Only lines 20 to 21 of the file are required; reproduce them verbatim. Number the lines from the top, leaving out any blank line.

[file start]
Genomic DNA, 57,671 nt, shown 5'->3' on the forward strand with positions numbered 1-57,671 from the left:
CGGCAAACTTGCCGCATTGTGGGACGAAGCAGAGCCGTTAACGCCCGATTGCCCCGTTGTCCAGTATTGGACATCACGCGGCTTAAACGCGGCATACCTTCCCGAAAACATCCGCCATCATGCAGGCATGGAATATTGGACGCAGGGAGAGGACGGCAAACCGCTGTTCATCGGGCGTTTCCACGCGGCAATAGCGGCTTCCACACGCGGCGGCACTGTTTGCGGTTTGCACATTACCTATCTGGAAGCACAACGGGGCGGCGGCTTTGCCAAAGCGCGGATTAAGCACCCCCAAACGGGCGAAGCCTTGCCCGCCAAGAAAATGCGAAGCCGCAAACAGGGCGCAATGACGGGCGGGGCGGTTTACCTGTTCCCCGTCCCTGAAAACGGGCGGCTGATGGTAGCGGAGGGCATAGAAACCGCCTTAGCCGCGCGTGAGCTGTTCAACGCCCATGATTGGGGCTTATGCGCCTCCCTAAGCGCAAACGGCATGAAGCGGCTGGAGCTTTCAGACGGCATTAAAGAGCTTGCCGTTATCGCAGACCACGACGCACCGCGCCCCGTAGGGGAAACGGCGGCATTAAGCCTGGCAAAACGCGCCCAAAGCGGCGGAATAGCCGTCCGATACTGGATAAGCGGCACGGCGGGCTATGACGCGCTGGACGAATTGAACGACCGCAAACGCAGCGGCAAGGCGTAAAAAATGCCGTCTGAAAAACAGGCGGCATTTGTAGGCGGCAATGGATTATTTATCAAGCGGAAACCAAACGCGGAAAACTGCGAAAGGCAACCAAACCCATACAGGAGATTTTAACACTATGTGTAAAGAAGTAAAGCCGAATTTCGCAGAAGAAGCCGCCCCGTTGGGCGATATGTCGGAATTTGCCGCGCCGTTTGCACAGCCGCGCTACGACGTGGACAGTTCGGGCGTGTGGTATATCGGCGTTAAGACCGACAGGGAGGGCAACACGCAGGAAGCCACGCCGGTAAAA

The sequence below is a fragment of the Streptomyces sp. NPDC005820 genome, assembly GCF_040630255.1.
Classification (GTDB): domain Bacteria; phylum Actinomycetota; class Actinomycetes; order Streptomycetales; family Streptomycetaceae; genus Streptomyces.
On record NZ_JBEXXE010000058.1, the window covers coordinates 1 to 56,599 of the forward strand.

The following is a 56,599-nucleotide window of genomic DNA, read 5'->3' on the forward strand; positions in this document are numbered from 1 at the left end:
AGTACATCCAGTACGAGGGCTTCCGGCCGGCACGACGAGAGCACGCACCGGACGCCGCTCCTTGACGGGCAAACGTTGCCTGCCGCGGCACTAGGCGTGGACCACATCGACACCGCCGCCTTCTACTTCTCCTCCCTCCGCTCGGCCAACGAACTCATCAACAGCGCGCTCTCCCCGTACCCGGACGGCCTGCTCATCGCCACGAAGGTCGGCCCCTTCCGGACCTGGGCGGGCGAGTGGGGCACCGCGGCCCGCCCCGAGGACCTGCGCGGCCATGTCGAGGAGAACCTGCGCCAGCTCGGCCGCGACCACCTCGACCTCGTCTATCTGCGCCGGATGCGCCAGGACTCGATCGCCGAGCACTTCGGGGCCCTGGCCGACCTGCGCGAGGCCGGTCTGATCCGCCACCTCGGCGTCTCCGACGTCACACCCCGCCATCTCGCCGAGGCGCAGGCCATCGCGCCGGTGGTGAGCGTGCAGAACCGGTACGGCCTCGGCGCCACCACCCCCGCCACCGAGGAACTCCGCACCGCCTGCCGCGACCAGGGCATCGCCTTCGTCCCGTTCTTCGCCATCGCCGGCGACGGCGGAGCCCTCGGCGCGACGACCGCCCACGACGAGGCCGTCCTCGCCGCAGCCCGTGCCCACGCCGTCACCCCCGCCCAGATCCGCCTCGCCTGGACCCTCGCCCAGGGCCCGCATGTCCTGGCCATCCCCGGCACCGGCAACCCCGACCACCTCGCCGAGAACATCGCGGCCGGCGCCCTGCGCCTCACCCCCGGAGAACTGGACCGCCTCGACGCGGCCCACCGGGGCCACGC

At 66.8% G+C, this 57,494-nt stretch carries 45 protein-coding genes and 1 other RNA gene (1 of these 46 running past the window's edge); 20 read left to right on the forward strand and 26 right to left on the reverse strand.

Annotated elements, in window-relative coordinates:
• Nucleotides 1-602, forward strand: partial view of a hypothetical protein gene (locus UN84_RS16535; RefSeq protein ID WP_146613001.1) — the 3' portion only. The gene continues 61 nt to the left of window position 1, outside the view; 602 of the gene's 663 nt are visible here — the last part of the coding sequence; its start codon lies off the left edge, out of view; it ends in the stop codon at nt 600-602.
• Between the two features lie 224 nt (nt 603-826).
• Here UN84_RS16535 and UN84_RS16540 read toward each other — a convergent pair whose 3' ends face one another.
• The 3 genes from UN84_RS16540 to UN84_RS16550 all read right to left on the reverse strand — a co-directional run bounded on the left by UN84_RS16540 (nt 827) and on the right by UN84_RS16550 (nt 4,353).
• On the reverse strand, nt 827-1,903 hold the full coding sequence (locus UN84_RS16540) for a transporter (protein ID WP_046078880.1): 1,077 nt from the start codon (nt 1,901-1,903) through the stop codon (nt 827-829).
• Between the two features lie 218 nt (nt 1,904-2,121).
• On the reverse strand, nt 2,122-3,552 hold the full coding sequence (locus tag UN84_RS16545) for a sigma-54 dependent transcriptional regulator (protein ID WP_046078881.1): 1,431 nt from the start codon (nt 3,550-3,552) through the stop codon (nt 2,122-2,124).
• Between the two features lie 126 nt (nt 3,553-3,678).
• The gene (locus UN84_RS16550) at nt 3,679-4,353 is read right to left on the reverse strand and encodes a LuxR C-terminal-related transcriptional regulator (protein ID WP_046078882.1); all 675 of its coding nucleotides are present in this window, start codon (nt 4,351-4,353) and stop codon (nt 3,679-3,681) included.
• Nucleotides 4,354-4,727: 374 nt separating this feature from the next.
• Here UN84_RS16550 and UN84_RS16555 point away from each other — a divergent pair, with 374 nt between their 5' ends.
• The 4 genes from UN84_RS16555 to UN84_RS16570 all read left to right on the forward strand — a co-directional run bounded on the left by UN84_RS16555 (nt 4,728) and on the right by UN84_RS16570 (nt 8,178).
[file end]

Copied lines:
• Here UN84_RS16550 and UN84_RS16555 point away from each other — a divergent pair, with 374 nt between their 5' ends.
• The 4 genes from UN84_RS16555 to UN84_RS16570 all read left to right on the forward strand — a co-directional run bounded on the left by UN84_RS16555 (nt 4,728) and on the right by UN84_RS16570 (nt 8,178).